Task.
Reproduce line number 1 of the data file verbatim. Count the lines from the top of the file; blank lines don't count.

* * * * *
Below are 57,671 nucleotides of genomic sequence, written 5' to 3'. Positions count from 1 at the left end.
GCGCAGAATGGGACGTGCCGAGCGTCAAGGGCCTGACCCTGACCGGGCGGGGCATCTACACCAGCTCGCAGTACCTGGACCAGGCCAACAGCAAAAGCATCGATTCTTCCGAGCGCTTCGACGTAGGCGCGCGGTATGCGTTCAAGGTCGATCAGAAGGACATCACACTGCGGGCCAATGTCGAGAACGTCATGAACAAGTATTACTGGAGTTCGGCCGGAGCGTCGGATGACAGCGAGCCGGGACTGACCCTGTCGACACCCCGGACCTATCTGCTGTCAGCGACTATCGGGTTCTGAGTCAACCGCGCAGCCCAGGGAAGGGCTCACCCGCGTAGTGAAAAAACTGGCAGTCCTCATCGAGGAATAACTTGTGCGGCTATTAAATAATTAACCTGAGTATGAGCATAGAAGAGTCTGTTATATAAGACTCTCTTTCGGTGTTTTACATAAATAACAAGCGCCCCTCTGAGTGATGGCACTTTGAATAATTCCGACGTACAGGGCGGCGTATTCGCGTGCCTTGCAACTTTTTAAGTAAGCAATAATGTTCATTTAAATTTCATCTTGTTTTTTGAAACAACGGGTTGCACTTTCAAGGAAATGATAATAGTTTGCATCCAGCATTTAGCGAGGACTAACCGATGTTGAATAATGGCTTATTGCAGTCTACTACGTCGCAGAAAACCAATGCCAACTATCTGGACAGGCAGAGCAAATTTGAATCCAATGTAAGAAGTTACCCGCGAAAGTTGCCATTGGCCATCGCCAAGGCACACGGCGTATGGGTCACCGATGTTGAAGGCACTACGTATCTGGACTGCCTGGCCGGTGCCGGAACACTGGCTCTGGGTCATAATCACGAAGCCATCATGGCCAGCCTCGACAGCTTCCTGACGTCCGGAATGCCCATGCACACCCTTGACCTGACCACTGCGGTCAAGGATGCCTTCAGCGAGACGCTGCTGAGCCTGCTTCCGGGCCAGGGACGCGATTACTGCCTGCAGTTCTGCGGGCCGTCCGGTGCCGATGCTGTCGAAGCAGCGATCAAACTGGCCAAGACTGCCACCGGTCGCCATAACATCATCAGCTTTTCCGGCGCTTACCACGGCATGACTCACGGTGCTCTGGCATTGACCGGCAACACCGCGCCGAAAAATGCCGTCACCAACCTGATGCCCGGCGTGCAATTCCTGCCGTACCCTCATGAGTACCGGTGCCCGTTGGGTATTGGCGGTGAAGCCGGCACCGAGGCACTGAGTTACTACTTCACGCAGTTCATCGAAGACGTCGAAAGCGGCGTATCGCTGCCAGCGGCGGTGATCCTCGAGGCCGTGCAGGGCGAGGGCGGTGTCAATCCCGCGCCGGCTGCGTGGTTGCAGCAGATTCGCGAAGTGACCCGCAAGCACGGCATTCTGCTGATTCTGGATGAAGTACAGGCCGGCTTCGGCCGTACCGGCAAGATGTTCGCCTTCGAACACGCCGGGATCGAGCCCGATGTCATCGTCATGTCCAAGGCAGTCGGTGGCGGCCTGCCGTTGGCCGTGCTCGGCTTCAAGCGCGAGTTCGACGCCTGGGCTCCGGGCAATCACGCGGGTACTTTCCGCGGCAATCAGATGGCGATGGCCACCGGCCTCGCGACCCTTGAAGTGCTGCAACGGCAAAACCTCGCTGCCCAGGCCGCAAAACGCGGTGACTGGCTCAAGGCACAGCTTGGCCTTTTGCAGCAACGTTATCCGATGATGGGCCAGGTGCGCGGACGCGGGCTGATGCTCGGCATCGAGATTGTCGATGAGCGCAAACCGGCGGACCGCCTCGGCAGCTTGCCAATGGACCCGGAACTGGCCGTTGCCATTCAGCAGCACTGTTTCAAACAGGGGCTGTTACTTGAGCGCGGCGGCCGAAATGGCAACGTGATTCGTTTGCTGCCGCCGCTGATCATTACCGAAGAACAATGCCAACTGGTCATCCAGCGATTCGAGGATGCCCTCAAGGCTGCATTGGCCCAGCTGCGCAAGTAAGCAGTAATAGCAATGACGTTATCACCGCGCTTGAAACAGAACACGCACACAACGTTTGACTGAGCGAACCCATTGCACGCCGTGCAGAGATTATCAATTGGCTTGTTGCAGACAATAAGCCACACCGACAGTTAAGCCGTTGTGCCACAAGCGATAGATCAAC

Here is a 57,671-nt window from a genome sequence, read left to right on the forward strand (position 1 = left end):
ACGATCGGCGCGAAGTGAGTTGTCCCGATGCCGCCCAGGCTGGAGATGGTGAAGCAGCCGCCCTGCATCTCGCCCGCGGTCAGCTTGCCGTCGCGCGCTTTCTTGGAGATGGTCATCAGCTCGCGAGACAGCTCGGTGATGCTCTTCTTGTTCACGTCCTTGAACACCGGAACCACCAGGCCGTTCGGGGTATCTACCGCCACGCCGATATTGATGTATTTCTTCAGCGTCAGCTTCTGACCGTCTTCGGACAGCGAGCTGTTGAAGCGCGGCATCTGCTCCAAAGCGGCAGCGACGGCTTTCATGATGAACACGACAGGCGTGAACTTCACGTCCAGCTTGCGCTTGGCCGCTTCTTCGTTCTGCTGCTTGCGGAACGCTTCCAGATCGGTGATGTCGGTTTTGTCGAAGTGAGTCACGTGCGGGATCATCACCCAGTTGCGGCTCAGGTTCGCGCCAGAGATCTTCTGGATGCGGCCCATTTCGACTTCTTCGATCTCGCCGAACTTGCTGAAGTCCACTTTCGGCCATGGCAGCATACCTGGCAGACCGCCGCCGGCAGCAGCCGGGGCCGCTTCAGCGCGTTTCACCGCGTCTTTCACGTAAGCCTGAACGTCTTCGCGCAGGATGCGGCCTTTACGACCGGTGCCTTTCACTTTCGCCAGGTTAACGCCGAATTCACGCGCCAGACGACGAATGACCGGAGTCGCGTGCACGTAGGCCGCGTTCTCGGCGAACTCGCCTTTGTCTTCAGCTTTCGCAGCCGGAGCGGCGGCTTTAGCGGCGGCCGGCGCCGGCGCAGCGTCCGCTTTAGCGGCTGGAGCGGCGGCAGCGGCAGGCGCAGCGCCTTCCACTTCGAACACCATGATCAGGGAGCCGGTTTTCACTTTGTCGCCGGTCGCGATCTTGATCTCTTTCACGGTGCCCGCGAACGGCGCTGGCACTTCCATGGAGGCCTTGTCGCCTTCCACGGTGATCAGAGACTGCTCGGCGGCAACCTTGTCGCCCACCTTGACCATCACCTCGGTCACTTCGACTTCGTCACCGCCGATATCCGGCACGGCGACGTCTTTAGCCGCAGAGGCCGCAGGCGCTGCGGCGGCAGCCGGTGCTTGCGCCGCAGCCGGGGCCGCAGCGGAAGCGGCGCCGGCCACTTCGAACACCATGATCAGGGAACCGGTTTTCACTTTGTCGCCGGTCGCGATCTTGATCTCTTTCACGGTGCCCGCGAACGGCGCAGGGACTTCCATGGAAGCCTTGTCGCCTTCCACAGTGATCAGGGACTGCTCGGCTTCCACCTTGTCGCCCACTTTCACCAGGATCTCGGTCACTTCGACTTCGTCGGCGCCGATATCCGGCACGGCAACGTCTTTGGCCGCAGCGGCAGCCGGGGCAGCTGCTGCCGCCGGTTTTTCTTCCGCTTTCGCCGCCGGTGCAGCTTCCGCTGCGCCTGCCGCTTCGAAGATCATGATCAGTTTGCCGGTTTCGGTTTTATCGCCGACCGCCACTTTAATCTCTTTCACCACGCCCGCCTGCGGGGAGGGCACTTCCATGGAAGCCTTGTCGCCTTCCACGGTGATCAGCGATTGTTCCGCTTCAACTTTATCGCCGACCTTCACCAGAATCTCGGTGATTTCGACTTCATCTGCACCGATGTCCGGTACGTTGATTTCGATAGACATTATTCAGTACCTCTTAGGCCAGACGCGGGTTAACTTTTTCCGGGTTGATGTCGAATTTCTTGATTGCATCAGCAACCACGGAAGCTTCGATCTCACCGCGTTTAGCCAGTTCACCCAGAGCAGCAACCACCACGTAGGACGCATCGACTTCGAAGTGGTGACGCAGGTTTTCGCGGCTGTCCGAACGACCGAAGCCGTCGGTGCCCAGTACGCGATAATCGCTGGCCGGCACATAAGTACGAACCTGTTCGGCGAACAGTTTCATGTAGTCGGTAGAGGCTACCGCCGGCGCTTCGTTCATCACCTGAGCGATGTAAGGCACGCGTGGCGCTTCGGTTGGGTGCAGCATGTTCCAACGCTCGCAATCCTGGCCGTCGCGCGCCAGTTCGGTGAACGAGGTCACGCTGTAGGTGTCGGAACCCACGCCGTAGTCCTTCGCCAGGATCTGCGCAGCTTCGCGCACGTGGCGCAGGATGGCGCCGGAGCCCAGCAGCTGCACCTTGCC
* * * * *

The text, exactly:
Below are 57,671 nucleotides of genomic sequence, written 5' to 3'. Positions count from 1 at the left end.